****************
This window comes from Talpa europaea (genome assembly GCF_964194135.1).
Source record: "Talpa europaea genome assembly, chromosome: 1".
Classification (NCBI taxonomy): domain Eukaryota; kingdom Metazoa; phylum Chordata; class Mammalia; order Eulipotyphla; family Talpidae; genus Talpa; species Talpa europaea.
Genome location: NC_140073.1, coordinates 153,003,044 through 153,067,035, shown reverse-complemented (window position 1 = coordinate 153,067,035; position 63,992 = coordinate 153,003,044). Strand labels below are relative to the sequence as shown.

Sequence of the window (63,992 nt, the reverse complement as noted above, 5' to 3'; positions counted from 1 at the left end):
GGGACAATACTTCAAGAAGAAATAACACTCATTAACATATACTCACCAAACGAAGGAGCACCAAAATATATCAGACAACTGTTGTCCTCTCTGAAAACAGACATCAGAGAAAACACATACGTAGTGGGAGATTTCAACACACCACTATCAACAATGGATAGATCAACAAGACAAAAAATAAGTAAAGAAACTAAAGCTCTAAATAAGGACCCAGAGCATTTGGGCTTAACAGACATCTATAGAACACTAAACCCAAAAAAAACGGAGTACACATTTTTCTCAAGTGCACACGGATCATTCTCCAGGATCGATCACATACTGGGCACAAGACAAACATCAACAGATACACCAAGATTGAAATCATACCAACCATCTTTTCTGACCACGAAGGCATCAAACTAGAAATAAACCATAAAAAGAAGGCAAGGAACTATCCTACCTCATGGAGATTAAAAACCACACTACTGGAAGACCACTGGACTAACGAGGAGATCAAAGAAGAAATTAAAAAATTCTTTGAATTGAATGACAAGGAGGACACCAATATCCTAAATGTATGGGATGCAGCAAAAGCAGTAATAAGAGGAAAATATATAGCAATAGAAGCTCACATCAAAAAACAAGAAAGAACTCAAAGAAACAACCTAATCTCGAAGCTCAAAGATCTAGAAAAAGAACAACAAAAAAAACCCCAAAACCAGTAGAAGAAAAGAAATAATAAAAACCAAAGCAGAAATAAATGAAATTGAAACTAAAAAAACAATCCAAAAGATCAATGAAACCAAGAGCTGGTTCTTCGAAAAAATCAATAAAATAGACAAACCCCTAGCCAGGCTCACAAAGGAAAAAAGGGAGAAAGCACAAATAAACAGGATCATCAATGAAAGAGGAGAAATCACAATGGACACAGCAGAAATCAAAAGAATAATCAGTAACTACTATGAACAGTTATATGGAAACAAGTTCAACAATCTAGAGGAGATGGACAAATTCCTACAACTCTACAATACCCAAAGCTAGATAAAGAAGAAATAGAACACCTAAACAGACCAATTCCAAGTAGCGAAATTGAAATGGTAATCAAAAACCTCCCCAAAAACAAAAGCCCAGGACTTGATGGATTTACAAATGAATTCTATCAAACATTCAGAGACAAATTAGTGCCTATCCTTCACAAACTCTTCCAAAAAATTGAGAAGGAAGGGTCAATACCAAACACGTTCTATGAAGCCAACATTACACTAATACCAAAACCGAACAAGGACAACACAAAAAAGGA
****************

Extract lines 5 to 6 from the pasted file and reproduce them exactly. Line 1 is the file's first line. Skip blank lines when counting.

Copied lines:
Sequence of the window (63,992 nt, the reverse complement as noted above, 5' to 3'; positions counted from 1 at the left end):
GGGACAATACTTCAAGAAGAAATAACACTCATTAACATATACTCACCAAACGAAGGAGCACCAAAATATATCAGACAACTGTTGTCCTCTCTGAAAACAGACATCAGAGAAAACACATACGTAGTGGGAGATTTCAACACACCACTATCAACAATGGATAGATCAACAAGACAAAAAATAAGTAAAGAAACTAAAGCTCTAAATAAGGACCCAGAGCATTTGGGCTTAACAGACATCTATAGAACACTAAACCCAAAAAAAACGGAGTACACATTTTTCTCAAGTGCACACGGATCATTCTCCAGGATCGATCACATACTGGGCACAAGACAAACATCAACAGATACACCAAGATTGAAATCATACCAACCATCTTTTCTGACCACGAAGGCATCAAACTAGAAATAAACCATAAAAAGAAGGCAAGGAACTATCCTACCTCATGGAGATTAAAAACCACACTACTGGAAGACCACTGGACTAACGAGGAGATCAAAGAAGAAATTAAAAAATTCTTTGAATTGAATGACAAGGAGGACACCAATATCCTAAATGTATGGGATGCAGCAAAAGCAGTAATAAGAGGAAAATATATAGCAATAGAAGCTCACATCAAAAAACAAGAAAGAACTCAAAGAAACAACCTAATCTCGAAGCTCAAAGATCTAGAAAAAGAACAACAAAAAAAACCCCAAAACCAGTAGAAGAAAAGAAATAATAAAAACCAAAGCAGAAATAAATGAAATTGAAACTAAAAAAACAATCCAAAAGATCAATGAAACCAAGAGCTGGTTCTTCGAAAAAATCAATAAAATAGACAAACCCCTAGCCAGGCTCACAAAGGAAAAAAGGGAGAAAGCACAAATAAACAGGATCATCAATGAAAGAGGAGAAATCACAATGGACACAGCAGAAATCAAAAGAATAATCAGTAACTACTATGAACAGTTATATGGAAACAAGTTCAACAATCTAGAGGAGATGGACAAATTCCTACAACTCTACAATACCCAAAGCTAGATAAAGAAGAAATAGAACACCTAAACAGACCAATTCCAAGTAGCGAAATTGAAATGGTAATCAAAAACCTCCCCAAAAACAAAAGCCCAGGACTTGATGGATTTACAAATGAATTCTATCAAACATTCAGAGACAAATTAGTGCCTATCCTTCACAAACTCTTCCAAAAAATTGAGAAGGAAGGGTCAATACCAAACACGTTCTATGAAGCCAACATTACACTAATACCAAAACCGAACAAGGACAACACAAAAAAGGA